- "Holocaust denier and discredited British historian David Irving, for example, asserts. .. that Auschwitz gas chambers were constructed after World War II." "Hate-Group Web Sites Target Children, Teens", Psychiatric News, American Psychiatric Association, 2 February 2001.
- "Holocaust denier: An Austrian court hears discredited British historian David Irving's appeal against his jail sentence for denying the Nazi genocide of the Jews.", "The world this week", BBC News, 20 December 2006.
- "Discredited British historian David Irving began serving three years in an Austrian prison yesterday for denying the Holocaust, a crime in the country where Hitler was born." Schofield, Matthew. "Controversial Nazi apologist backs down, but still jailed for three years", The Age, 22 February 2006.
- Laws against denying the Holocaust:
- Philip Johnston Britons face extradition (to Germany) for 'thought crime' on net in Daily Telegraph 18 February 2003
- Brendan O'Neill Irving? Let the guy go home' [from Austria] BBC 4 January 2006
- Malte Herwig The Swastika Wielding Provocateur in Der Spiegel 16 January 2006
- "German neo-Nazi revisionist Zuendel goes on trial". European Jewish Press. 12 February 2006.
- 14 July 1990 Act prohibiting racist, antisemitic and xenophobic acts – loi Gayssot
- "Row over anti-revisionist laws". 4 January 2006.
- "Belgian Holocaust denier held at Schiphol". Expatica News. 5 August 2005.
- About Switzerland laws by the Stephen Roth Institute for the Study of Antisemitism and Racism
- Philip Johnston Blair's pledge on Holocaust denial law abandoned in the Daily Telegraph 21 January 2000 and Lithuania.
- In retaliation against the law, Algerian president Abdelaziz Bouteflika refused to sign a prepared "friendly treaty" with France. On 26 June 2005, Bouteflika declared that the law "approached mental blindness, negationism and revisionism". In Martinique, Aimé Césaire, author of the Négritude literary movement, refused to receive UMP leader Nicolas Sarkozy, the incumbent president of France.
||Constructs such as ibid., loc. cit. and idem are discouraged by Wikipedia's style guide for footnotes, as they are easily broken. Please improve this article by replacing them with named references (quick guide), or an abbreviated title. (January 2013)|
- "The two leading critical exposés of Holocaust denial in the United States were written by historians Deborah Lipstadt (1993) and Michael Shermer and Alex Grobman (2000). These scholars make a distinction between historical revisionism and denial. Revisionism, in their view, entails a refinement of existing knowledge about an historical event, not a denial of the event itself, that comes through the examination of new empirical evidence or a re-examination or reinterpretation of existing evidence. Legitimate historical revisionism acknowledges a 'certain body of irrefutable evidence' or a 'convergence of evidence' that suggest that an event – like the black plague, American slavery, or the Holocaust – did in fact occur (Lipstadt 1993:21; Shermer & Grobman 200:34). Denial, on the other hand, rejects the entire foundation of historical evidence. ..." Ronald J. Berger. Fathoming the Holocaust: A Social Problems Approach, Aldine Transaction, 2002, ISBN 0-202-30670-4, p. 154.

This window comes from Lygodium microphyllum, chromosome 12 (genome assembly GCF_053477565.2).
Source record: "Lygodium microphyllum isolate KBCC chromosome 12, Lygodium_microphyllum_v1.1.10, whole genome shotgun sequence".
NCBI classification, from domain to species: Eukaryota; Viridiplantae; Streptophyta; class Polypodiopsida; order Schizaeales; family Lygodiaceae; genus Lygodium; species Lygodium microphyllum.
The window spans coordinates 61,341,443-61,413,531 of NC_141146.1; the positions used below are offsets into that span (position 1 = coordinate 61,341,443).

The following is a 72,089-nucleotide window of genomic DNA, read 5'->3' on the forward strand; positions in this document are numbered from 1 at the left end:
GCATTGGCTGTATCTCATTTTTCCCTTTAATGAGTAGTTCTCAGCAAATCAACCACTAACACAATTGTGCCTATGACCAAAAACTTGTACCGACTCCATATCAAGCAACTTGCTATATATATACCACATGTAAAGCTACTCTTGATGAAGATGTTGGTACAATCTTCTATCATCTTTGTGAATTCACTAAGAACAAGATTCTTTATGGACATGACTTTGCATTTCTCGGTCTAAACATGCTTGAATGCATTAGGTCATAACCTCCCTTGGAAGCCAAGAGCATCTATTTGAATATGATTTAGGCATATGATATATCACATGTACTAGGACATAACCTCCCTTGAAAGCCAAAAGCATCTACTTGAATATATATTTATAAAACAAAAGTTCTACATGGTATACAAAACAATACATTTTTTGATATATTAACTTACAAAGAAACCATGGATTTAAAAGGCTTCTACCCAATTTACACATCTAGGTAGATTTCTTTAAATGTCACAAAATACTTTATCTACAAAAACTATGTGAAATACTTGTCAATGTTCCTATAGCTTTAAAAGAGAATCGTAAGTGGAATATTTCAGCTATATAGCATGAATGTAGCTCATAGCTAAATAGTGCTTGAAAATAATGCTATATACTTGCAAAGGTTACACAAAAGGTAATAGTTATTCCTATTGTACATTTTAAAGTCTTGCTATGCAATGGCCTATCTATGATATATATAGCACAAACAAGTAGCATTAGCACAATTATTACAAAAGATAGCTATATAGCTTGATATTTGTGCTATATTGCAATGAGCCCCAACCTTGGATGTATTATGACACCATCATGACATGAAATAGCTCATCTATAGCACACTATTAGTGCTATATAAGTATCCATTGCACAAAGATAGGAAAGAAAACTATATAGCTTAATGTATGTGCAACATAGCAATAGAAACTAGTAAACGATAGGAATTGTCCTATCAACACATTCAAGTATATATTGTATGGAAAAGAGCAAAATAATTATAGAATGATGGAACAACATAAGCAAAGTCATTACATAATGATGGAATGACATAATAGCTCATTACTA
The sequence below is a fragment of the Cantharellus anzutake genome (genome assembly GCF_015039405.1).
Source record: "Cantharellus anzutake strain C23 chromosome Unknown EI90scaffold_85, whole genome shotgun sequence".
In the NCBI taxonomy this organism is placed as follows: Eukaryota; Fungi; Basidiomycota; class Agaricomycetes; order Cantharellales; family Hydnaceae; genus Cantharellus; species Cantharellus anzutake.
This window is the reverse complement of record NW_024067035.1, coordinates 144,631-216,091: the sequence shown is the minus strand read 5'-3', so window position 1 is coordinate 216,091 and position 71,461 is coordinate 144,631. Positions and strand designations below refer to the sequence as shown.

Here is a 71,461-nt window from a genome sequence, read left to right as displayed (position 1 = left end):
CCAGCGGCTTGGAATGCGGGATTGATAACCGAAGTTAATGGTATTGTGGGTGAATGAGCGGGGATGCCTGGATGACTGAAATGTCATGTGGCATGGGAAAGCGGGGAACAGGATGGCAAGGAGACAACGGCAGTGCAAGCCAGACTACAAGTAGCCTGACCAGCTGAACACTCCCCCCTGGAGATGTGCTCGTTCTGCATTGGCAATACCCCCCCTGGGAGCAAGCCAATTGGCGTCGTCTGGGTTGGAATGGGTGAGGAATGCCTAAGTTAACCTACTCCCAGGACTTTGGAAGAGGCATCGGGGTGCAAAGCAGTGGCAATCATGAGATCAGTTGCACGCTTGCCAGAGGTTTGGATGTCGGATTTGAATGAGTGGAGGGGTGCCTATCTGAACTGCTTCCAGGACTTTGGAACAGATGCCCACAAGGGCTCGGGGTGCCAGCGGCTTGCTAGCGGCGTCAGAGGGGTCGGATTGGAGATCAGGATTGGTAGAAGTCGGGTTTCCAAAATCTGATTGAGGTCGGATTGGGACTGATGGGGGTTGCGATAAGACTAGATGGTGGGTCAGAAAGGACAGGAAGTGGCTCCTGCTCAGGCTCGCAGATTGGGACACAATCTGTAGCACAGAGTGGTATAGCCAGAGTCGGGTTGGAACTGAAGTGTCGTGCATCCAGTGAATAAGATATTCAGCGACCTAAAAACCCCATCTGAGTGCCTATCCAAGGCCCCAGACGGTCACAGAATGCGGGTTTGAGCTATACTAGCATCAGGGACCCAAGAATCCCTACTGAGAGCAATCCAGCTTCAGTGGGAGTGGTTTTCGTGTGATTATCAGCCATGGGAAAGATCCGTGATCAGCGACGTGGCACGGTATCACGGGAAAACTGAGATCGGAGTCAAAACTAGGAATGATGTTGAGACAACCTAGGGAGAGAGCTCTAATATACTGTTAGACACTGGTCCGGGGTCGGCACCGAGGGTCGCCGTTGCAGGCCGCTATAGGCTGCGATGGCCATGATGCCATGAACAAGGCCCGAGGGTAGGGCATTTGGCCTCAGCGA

- 'Negationism' derives from the French Le négationnisme, denoting Holocaust denial.(Kornberg, Jacques. The Future of a Negation: Reflections on the Question of Genocide.(Review) (book review), Shofar, January 2001) It is now also sometimes used for more general political historical revisionism as (PDF) UNESCO against racism world conference 31 August – 7 September 2001 "Given the ignorance with which it is treated, the slave trade comprises one of the most radical forms of historical negationism."
Pascale Bloch has written in International law: Response to Professor Fronza's The punishment of Negationism (Accessed ProQuest Database, 12 October 2011) that:
"[R]evisionists" are understood as "negationists" in order to differentiate them from "historical revisionists" since their goal is either to prove that the Holocaust did not exist or to introduce confusion regarding the victims and German executioners regardless of historical and scientific methodology and evidence. For those reasons, the term "revisionism" is often considered confusing since it conceals misleading ideologies that purport to avoid disapproval by presenting "revisions" of the past based on pseudo-scientific methods, while really they are a part of negationism.
- Kriss Ravetto (2001). The Unmaking of Fascist Aesthetics, University of Minnesota Press ISBN 0-8166-3743-1. p. 33
- Lying About Hitler: History, Holocaust, and the David Irving Trial, by Richard J. Evans, 2001, ISBN 0-465-02153-0. pg. 145. The author is a professor of Modern History, at the University of Cambridge, and was a major expert-witness in the Irving v. Lipstadt trial; the book presents his perspective of the trial, and the expert-witness report, including his research about the Dresden death count.
- Klaus Mehnert, Stalin Versus Marx: the Stalinist historical doctrine (Translation of Weltrevolution durch Weltgeschichte) Port Washington NY: Kennikat Press 1972 (1952), on the illegitimate use of history in the 1934–1952 period.
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- Harold D. Lasswell, Propaganda Technique in World War I. 1927, MIT Press, ISBN 0-262-62018-9 p.xxii-xxvii
- McPherson disagrees with this as the sole definition of revisionist history – he argues rightly that revisionism (academically) is the ‘lifeblood of history.’ James McPherson. Revisionist Historians. Perspectives, 2003. American Historical Association.
- Matthew d’Ancona; History men battle over Britain's future. The Times, 9 May 1994; ProQuest Database (. Retrieved 12 October 2011).
- Propaganda Technique in World War I.. MIT Press. 1927. p. 51. ISBN 0-262-62018-9.
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- Barry Loberfeld, "Denying the Other Holocausts: Professor Lipstadt's Own Assault on Truth and Memory, Liberty, May 2002
- HOLOCAUST OF NON-JEWISH POLES DURING WWII